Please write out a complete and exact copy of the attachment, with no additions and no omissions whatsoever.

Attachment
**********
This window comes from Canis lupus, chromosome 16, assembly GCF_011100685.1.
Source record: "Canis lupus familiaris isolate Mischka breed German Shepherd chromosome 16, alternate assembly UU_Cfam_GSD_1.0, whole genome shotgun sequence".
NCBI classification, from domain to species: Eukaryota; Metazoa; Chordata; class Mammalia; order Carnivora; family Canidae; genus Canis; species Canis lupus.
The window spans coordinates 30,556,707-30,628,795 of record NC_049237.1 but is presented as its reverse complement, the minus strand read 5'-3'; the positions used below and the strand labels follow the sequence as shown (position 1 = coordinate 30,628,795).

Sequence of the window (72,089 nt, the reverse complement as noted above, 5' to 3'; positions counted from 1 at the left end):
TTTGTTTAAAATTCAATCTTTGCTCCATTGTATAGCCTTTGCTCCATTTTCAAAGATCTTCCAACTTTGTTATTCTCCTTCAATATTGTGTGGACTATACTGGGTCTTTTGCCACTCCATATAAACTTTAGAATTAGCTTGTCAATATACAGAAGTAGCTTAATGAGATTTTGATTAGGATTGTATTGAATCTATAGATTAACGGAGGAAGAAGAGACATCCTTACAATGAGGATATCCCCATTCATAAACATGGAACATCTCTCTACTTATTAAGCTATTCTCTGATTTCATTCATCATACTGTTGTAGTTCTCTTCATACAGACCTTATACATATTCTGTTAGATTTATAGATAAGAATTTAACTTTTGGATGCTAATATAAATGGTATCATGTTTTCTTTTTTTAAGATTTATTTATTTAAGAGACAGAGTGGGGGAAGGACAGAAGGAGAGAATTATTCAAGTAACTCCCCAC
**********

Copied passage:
This window comes from Canis lupus, chromosome 16, assembly GCF_011100685.1.
Source record: "Canis lupus familiaris isolate Mischka breed German Shepherd chromosome 16, alternate assembly UU_Cfam_GSD_1.0, whole genome shotgun sequence".
NCBI classification, from domain to species: Eukaryota; Metazoa; Chordata; class Mammalia; order Carnivora; family Canidae; genus Canis; species Canis lupus.
The window spans coordinates 30,556,707-30,628,795 of record NC_049237.1 but is presented as its reverse complement, the minus strand read 5'-3'; the positions used below and the strand labels follow the sequence as shown (position 1 = coordinate 30,628,795).

Sequence of the window (72,089 nt, the reverse complement as noted above, 5' to 3'; positions counted from 1 at the left end):
TTTGTTTAAAATTCAATCTTTGCTCCATTGTATAGCCTTTGCTCCATTTTCAAAGATCTTCCAACTTTGTTATTCTCCTTCAATATTGTGTGGACTATACTGGGTCTTTTGCCACTCCATATAAACTTTAGAATTAGCTTGTCAATATACAGAAGTAGCTTAATGAGATTTTGATTAGGATTGTATTGAATCTATAGATTAACGGAGGAAGAAGAGACATCCTTACAATGAGGATATCCCCATTCATAAACATGGAACATCTCTCTACTTATTAAGCTATTCTCTGATTTCATTCATCATACTGTTGTAGTTCTCTTCATACAGACCTTATACATATTCTGTTAGATTTATAGATAAGAATTTAACTTTTGGATGCTAATATAAATGGTATCATGTTTTCTTTTTTTAAGATTTATTTATTTAAGAGACAGAGTGGGGGAAGGACAGAAGGAGAGAATTATTCAAGTAACTCCCCAC